We are cursed to live in interesting times. This election cycle presented us with two candidates, who, by all accounts, were the two least popular in American history. On November 8th, the American people elected Donald Trump the 45th President of the United States of America. Depending on who you ask, this either spells certain doom for the American way of life or heralds a new era of political and economic revival.
Predictably, markets around the world reacted strongly to what was largely an unexpected outcome. They fell. To sample a few headlines:
“Stunning Trump presidential victory has Wall Street’s ‘fear gauge’ jumping,”
“Trump wins election but the shocks for stocks aren’t over yet,”
“Solar stocks tank and lead broader energy sector lower.”
We can expect to see more headlines like these in the coming days and weeks as financial markets attempt to price the impact of a Trump presidency. I cannot begin to tell you where the markets will end up in 2016, beyond the rather trite observation that price moves up and down are likely to be larger than usual in the short-term.
Uncertainty is frightening in both life and investing. In times of political and economic upheaval, it is, therefore, prudent to tune out frightening headlines and focus on long-term plans and outcomes.
For long-term investors such as ourselves the outcome of this election, or any election, should ultimately have a negligible impact on our investment portfolios. In the last hundred years, the diversified investor’s portfolio has endured two world wars, multiple oil booms and busts, natural disasters, various and sundry financial crises – not to mention the standing possibility of human extinction via nuclear war.
Despite innumerable social, political and economic perils the diversified, long-term investor has not only survived but prospered.
How? By focusing on the mathematically irrefutable fact that in the long run, the odds are in the diversified investor’s favor.
Joachim Klement, CFA, put this into sharp perspective in a recent blog post. He notes that, assuming one invests roughly in line with the historical average performance of the US market:
“[t]he probability of a positive return over any given year is 93%. As a result, an investor who evaluates the portfolio once a year will experience a loss once every 10 years or so. If the same portfolio is evaluated quarterly, a loss will occur about once every four quarters, or once a year. And if that portfolio is evaluated daily, roughly 120 days a year will register losses.
It takes superhuman discipline not to change a portfolio when you are confronted with losses 120 times a year. But the best returns, in the long run, are achieved by adhering to a well-diversified investment strategy that lets you reap the benefits of the different risk premia available to long-term investors.”
A better-known commentator extends that logic to our present circumstances:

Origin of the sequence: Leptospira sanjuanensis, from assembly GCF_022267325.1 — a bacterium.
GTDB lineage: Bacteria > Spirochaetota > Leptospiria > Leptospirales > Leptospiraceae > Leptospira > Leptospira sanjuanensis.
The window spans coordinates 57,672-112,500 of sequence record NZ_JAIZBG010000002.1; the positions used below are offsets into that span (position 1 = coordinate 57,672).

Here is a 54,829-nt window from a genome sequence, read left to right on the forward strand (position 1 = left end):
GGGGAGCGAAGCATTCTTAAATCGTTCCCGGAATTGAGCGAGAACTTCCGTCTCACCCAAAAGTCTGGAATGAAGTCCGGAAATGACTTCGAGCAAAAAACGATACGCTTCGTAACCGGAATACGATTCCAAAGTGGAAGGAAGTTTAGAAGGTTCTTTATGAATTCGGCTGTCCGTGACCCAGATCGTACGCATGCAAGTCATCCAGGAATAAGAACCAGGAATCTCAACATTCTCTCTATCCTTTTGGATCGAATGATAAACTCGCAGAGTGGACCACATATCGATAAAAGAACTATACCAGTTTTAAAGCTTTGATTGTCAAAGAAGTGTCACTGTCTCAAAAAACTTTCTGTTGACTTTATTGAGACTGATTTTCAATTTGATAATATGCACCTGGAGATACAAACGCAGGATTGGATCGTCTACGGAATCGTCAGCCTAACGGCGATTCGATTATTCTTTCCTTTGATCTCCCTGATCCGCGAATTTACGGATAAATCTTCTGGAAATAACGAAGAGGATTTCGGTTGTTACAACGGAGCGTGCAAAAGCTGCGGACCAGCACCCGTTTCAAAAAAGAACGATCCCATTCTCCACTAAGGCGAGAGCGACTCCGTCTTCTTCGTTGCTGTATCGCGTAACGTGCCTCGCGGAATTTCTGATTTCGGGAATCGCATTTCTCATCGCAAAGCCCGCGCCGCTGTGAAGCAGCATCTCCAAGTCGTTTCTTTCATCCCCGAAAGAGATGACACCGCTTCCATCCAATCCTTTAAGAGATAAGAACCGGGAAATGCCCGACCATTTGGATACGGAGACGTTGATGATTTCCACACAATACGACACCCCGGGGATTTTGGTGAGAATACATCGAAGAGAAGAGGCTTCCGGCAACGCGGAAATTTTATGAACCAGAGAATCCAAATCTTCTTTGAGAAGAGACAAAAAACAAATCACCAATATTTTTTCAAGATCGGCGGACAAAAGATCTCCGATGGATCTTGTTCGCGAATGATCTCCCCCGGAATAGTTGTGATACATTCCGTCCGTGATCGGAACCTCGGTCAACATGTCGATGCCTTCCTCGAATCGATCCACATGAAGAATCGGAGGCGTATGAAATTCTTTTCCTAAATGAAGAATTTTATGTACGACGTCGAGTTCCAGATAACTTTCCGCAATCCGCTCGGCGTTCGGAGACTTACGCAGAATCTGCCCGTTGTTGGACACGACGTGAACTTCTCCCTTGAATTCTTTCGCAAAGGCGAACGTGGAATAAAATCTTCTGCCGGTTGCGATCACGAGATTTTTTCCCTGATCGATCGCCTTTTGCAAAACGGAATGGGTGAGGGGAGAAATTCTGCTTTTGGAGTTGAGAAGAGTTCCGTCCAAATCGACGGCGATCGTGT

“It’s an election year, and candidates can’t stop speaking about our country’s problems (which, of course, only they can solve). As a result of this negative drumbeat, many Americans now believe that their children will not live as well as they themselves do.
That view is dead wrong: The babies being born in America today are the luckiest crop in history.
American GDP per capita is now about $56,000. As I mentioned last year that – in real terms – is a staggering six times the amount in 1930, the year I was born, a leap far beyond the wildest dreams of my parents or their contemporaries. U.S. citizens are not intrinsically more intelligent today, nor do they work harder than did Americans in 1930. Rather, they work far more efficiently and thereby produce far more. This all-powerful trend is certain to continue: America’s economic magic remains alive and well.”
That, of course, is from Warren Buffett – commonly regarded as the greatest living American investor – in his most recent annual letter to shareholders.
In fact, as a long-term investor you are better served to heed Mr. Buffett’s letter than anything CNN, Fox News, The New York Times, Bloomberg, CNBC and their ilk have to say about election results, markets, and in particular, strategies for investing your hard-earned capital.
Financial news stories are produced to attract clicks, page views and eyeballs (whatever advertisers prefer to pay for). Promoting positive investor outcomes is a distant secondary or tertiary concern – if it is a concern at all. This misalignment of incentives takes on critical importance in times of short-term political and economic stress, when the news media implies investors must do something or face certain disaster!
In fact, just the opposite is true.
Author: Nick Lewandowski, CFP® | Allegheny Financial Group | November 2016
Allegheny Financial Group is a Registered Investment Advisor. Securities offered through Allegheny Investments, LTD, a registered broker/dealer. Member FINRA/SIPC. The above comments are provided for discussion purposes only and are not meant to be an offer of any specific investment or tax advice.